Google is working on Privacy Sandbox to boost web privacy

Advertisements are a key source of revenue for content publishers. But just merely pushing out ads doesn’t help. A well-targeted ad works well. Now, for showing an ad that is relevant to a visitor, the use of Cookies is important. But when it comes to gathering data from Cookies, the user privacy goes for a toss. Google claims that “advertising is made less relevant by removing cookies and funding for publishers falls by 52% on average.” So, the cookies are needed for free content to accessible to all and at the same time cookies undermine privacy. Keeping both the extremes in mind, Google is looking at finding a middle ground.

“We want to find a solution that both really protects user privacy and also helps content remain freely accessible on the web. At I/O, we announced a plan to improve the classification of cookies, give clarity and visibility to cookie settings, as well as plans to more aggressively block fingerprinting,” said Justin Schuh, director, Chrome Engineering in an official post.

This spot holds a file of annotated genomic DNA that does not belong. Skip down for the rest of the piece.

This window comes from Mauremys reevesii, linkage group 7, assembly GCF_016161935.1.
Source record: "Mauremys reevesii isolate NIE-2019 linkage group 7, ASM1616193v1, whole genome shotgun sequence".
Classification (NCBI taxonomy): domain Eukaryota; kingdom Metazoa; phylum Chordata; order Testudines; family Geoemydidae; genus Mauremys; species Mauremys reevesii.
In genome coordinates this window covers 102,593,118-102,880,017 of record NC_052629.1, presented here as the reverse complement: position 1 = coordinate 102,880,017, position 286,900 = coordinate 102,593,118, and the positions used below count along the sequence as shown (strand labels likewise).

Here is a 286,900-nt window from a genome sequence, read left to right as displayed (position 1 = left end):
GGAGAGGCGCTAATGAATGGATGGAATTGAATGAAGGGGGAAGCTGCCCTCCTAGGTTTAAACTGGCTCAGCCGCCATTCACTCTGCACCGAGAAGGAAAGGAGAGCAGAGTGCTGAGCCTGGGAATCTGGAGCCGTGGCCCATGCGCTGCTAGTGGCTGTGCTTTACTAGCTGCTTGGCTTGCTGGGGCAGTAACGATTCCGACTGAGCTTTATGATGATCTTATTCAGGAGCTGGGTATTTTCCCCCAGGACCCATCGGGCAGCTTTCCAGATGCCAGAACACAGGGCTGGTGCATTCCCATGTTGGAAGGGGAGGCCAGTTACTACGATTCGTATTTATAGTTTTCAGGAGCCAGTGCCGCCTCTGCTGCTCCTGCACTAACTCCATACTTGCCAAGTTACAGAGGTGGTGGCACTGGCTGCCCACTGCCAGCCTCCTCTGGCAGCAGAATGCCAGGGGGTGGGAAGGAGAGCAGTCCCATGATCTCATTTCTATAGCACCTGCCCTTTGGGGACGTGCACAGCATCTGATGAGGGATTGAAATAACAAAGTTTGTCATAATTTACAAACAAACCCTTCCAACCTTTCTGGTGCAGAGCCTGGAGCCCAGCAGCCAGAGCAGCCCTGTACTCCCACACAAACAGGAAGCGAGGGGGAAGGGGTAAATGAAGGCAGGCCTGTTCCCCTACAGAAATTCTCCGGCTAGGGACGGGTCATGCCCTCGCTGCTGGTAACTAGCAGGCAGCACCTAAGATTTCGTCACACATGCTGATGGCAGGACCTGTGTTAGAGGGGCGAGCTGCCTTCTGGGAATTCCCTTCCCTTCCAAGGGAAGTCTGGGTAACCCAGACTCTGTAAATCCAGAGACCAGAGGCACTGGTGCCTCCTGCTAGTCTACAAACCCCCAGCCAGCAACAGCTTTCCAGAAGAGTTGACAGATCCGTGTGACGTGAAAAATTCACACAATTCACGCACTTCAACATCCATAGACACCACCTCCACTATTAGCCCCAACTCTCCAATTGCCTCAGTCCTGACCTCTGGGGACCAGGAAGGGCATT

If you don’t understand fingerprinting then here is an example. The moment you visit a website, the developer looks for your device ID, fonts and other “little bits of information” to track you. While you can clear cookies, you can’t clear these fingerprints and you will not know as to how you are being tracked.

Google is working on a Privacy Sandbox. What is it? Google states that it is a secure environment for personalization that also protects user privacy. “Some ideas include new approaches to ensure that ads continue to be relevant for users, but user data shared with websites and advertisers would be minimized by anonymously aggregating user information, and keeping much more user information on-device only. Our goal is to create a set of standards that is more consistent with users’ expectations of privacy,” explained Google.

(This story has been sourced from a RSS feed and was originally published on ET CIO)